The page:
"The boob sweat is getting everyone 😂," the mysterious regional personality DM'd me after publication. "I was wondering why the OF was blowing up."

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7. Wanna Buy a Legit 1940s Castle on the St. Croix River?

“It was built for the MacMillan family, who were cousins of the Cargills,” owner John Norusis told me in 2019. “It’s a really unique, special place; it’s literally something out of a fairy tale.” Read the story for much, much more on Norusis’s non-fairy tale battles with city hall over the vacation-rental status of his riverside castle.

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6. What’s the Deal with Winnipeg?

Let's hear from freelance writer Ian Ringgenberg, our travelogue ace:

"It's been a blast to see how many people connected with this story and shared my curiosity about Winnipeg, and I'm still sort of in awe that this all came together as it did -- from pithy posts to an amateur travel journalist career in two months. When we write eulogies for Twitter in 2023, I hope we don't forget about the way it enables us ordinary salt-of-the-earth people a chance to bully both a tourism bureau and independent alternative journalism outlet into supporting our vanity travel projects."

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5. 14 Things I Learned at the Grand Opening of the Taco Bell of the Future

Only one brave, Tevas-rockin' reporter was willing to expose the truth: Everything is dumb.

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4. A Tiny MN Town Bought its Old School for $1 and Turned it Into an Airbnb

The northwestern Minnesota town of Middle River, population 304, happens to be our state’s goose capital. That’s why the newspaper is called The Honker, and it was the thrill of my lifetime to have this story reprinted in that very paper.

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3. 69 Things We Wish We Knew Before We Moved to the Twin Cities

Here’s something you may or may not know about Racket: Three of our four staffers were not born in Minnesota. We weren’t even raised here. We moved here as adults, and will never be 100% true authentic Minnesotans. (The exception: Jay is south Minneapolis born and raised, a fact he lords over us all relentlessly.) Like other transplants, Em and Jessica and Keith had to learn their way around, which means we’ve got our own perspectives on this place. One day, while sitting around the (nonexistent) Racket office, we started wondering what would have been helpful, or at least interesting, to know before we got here. So we did what all time-strapped 21st-century journalists do: We asked Twitter. And Twitter answered. A good 90% of the responses were about how hard it is to make friends with Minnesotans or to drive on the freeways. We incorporated some of that Twitter input, along with suggestions from other Racket pals, into a list that (hopefully!) entertained and enlightened.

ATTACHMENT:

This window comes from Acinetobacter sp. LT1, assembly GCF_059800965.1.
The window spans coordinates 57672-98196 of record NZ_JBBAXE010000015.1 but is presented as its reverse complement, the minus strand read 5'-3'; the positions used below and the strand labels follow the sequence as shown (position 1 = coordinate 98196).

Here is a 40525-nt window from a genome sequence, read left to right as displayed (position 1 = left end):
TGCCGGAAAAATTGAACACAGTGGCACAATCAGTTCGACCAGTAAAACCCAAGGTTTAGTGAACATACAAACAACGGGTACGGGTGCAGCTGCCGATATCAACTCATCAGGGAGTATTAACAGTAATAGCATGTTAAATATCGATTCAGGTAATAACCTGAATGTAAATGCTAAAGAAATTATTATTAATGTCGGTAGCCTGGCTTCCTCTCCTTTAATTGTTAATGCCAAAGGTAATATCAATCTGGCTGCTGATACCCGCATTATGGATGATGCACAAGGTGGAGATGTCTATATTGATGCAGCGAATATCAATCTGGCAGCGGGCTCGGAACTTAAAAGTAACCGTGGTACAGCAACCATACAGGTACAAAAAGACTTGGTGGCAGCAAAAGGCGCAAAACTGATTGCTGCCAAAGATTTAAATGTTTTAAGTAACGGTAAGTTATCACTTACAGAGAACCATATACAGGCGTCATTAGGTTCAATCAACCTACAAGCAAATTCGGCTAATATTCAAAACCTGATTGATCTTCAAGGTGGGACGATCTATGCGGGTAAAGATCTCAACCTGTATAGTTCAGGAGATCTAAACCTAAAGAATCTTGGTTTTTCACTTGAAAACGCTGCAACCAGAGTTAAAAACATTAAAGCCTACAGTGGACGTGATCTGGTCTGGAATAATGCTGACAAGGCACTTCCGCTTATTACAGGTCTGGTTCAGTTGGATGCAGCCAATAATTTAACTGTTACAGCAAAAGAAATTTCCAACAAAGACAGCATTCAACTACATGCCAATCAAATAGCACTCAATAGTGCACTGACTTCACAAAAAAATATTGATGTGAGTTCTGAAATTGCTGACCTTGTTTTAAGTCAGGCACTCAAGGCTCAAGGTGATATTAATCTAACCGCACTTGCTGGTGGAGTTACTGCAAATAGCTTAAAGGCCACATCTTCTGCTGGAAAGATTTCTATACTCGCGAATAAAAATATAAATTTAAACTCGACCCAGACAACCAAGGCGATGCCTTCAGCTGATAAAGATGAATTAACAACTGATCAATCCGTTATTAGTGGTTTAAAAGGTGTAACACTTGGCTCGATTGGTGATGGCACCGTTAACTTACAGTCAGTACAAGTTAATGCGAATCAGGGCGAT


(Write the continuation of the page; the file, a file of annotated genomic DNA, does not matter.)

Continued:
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2. Wanna Buy a 440-Square-Foot, 99-Year-Old Tiny Home in South Minneapolis?

We’ve found that readers gravitate toward properties along all levels of the economic ladder. Tiny houses are a reliable hit. Bizarre geographic placement—like here and here—has been a proven winner. No. 4 on this very list, a story about a tiny Minnesota town banding together to save its abandoned schoolhouse through Airbnb, remains the fifth most-read in our website’s history. It’s heartening to know that an old building with a good story can rack up similar clicks to the cheap heat of a staggering price tag. “It’s pretty darn tiny, but it’s so cute–it’s like a dollhouse,” listing agent Niki Moeller told me of the cottage cutie at 4634 Bloomington Ave. Buyers apparently agreed—the place got snapped up for $180,000.

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1. ‘It Felt Like a Gut Punch’: Service Industry Workers Alarmed by Kim Bartmann’s James Beard Nom

This is the type of story Racket is always striving to tell, whether we're talking about railroad workers, museum workers, or service industry workers. “I was surprised and disappointed [by the award nomination],” Mely, a former Bartmann Group employee who worked at several of the company’s restaurants from 2014 until the pandemic, told our Em Cassel. “The dust hasn’t even settled from the [$230,000 wage theft] case. Some employees still await payment. And she’s knowingly accepting a nomination that she’s publicly violated the ethics of.”